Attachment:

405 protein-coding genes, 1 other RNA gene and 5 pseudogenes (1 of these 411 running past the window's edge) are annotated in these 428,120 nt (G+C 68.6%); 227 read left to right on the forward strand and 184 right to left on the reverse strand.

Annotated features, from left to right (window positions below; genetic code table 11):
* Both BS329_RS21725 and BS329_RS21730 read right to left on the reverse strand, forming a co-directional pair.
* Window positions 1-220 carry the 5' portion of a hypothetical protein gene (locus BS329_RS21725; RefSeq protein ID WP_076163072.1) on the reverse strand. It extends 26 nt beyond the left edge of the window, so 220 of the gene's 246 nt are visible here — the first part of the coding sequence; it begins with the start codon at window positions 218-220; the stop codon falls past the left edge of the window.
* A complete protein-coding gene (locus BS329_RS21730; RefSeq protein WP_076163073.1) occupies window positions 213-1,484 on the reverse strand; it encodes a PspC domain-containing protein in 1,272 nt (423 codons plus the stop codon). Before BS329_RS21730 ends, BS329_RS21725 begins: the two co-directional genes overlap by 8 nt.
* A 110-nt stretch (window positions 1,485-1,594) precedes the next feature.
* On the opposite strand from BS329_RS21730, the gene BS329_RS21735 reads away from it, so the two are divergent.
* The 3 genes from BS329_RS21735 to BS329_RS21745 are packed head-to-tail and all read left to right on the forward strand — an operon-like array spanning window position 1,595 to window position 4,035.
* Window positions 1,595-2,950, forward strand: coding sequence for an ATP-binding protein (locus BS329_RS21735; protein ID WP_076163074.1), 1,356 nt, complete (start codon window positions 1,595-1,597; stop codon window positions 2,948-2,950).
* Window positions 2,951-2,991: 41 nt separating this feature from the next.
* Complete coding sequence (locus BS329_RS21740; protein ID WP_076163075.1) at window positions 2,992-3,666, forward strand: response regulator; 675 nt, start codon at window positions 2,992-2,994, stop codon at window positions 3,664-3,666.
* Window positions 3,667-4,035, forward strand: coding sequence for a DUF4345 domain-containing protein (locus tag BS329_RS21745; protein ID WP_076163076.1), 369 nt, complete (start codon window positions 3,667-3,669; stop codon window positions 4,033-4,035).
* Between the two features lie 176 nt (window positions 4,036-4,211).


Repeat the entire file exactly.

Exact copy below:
405 protein-coding genes, 1 other RNA gene and 5 pseudogenes (1 of these 411 running past the window's edge) are annotated in these 428,120 nt (G+C 68.6%); 227 read left to right on the forward strand and 184 right to left on the reverse strand.

Annotated features, from left to right (window positions below; genetic code table 11):
* Both BS329_RS21725 and BS329_RS21730 read right to left on the reverse strand, forming a co-directional pair.
* Window positions 1-220 carry the 5' portion of a hypothetical protein gene (locus BS329_RS21725; RefSeq protein ID WP_076163072.1) on the reverse strand. It extends 26 nt beyond the left edge of the window, so 220 of the gene's 246 nt are visible here — the first part of the coding sequence; it begins with the start codon at window positions 218-220; the stop codon falls past the left edge of the window.
* A complete protein-coding gene (locus BS329_RS21730; RefSeq protein WP_076163073.1) occupies window positions 213-1,484 on the reverse strand; it encodes a PspC domain-containing protein in 1,272 nt (423 codons plus the stop codon). Before BS329_RS21730 ends, BS329_RS21725 begins: the two co-directional genes overlap by 8 nt.
* A 110-nt stretch (window positions 1,485-1,594) precedes the next feature.
* On the opposite strand from BS329_RS21730, the gene BS329_RS21735 reads away from it, so the two are divergent.
* The 3 genes from BS329_RS21735 to BS329_RS21745 are packed head-to-tail and all read left to right on the forward strand — an operon-like array spanning window position 1,595 to window position 4,035.
* Window positions 1,595-2,950, forward strand: coding sequence for an ATP-binding protein (locus BS329_RS21735; protein ID WP_076163074.1), 1,356 nt, complete (start codon window positions 1,595-1,597; stop codon window positions 2,948-2,950).
* Window positions 2,951-2,991: 41 nt separating this feature from the next.
* Complete coding sequence (locus BS329_RS21740; protein ID WP_076163075.1) at window positions 2,992-3,666, forward strand: response regulator; 675 nt, start codon at window positions 2,992-2,994, stop codon at window positions 3,664-3,666.
* Window positions 3,667-4,035, forward strand: coding sequence for a DUF4345 domain-containing protein (locus tag BS329_RS21745; protein ID WP_076163076.1), 369 nt, complete (start codon window positions 3,667-3,669; stop codon window positions 4,033-4,035).
* Between the two features lie 176 nt (window positions 4,036-4,211).